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postgraduate thesis: Some topics in correlation stress testing and multivariate volatility modeling

TitleSome topics in correlation stress testing and multivariate volatility modeling
Authors
Advisors
Advisor(s):Li, WKYu, PLH
Issue Date2014
PublisherThe University of Hong Kong (Pokfulam, Hong Kong)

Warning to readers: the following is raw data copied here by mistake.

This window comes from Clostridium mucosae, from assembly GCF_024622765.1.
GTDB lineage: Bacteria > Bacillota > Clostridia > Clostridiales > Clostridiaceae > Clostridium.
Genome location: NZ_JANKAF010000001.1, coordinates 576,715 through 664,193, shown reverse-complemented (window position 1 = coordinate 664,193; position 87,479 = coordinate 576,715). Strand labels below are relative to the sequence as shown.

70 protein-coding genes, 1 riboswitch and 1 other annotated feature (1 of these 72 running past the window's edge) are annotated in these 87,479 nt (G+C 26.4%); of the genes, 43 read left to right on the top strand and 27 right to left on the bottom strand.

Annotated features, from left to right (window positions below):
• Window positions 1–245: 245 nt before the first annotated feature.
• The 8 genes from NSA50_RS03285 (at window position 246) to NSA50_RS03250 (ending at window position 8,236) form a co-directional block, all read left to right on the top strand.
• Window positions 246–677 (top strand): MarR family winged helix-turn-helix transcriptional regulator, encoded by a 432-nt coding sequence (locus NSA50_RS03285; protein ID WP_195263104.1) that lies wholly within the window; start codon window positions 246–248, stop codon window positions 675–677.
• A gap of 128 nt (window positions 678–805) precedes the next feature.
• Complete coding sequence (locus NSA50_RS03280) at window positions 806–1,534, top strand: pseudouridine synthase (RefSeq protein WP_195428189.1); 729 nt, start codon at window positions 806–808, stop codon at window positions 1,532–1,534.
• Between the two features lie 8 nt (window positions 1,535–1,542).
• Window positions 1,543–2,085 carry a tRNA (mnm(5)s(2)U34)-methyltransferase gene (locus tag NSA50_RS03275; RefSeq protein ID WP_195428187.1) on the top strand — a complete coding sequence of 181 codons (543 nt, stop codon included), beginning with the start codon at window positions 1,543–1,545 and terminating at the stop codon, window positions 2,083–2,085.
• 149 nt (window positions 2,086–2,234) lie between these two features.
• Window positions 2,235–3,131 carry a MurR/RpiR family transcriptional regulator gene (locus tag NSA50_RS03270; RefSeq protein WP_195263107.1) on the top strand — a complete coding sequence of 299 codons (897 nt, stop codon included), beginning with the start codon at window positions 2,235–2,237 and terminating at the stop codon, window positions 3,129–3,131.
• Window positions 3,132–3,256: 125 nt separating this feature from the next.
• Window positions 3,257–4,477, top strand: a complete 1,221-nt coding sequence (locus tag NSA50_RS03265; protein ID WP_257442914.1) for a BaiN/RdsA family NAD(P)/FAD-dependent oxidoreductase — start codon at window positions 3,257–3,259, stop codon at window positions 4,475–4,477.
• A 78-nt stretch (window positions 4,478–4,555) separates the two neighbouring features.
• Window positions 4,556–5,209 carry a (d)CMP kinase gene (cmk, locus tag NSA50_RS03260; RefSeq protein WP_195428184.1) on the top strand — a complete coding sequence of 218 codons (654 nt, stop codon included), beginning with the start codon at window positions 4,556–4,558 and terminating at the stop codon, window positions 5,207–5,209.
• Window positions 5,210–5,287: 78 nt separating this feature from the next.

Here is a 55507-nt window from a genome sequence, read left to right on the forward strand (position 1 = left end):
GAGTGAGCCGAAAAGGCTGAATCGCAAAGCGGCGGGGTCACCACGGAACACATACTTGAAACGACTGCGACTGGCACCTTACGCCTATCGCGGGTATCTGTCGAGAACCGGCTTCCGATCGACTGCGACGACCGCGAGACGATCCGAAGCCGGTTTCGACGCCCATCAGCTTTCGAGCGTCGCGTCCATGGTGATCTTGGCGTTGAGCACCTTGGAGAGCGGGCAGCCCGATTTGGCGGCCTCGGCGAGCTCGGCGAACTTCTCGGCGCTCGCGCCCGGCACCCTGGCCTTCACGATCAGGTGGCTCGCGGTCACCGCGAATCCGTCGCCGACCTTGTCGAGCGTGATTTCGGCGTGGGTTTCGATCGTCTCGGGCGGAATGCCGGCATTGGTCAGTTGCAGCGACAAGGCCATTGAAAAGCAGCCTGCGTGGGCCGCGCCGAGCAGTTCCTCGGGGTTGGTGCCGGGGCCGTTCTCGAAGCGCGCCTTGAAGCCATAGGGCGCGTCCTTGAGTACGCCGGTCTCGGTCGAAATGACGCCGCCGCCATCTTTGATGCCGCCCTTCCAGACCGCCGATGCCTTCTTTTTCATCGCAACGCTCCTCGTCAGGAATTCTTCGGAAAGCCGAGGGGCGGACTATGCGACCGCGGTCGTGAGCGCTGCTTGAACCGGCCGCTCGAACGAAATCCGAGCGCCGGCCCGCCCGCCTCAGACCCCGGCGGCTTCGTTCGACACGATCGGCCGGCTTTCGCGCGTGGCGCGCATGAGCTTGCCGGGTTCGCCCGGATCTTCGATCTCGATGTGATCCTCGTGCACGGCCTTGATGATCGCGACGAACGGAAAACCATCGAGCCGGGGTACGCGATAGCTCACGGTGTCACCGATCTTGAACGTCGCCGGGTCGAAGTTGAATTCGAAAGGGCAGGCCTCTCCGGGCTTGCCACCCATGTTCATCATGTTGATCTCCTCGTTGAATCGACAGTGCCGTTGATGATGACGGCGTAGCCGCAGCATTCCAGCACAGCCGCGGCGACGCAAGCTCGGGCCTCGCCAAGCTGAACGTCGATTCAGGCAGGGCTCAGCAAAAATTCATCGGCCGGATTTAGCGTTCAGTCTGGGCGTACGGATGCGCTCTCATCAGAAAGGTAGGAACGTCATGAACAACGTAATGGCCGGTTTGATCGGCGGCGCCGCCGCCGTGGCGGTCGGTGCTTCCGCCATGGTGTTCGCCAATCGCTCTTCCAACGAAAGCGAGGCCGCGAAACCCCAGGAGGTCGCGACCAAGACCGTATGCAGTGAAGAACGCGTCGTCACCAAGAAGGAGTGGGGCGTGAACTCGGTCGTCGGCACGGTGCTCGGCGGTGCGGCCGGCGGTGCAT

Citation
Ng, F. [伍科俊]. (2014). Some topics in correlation stress testing and multivariate volatility modeling. (Thesis). University of Hong Kong, Pokfulam, Hong Kong SAR. Retrieved from http://dx.doi.org/10.5353/th_b5223980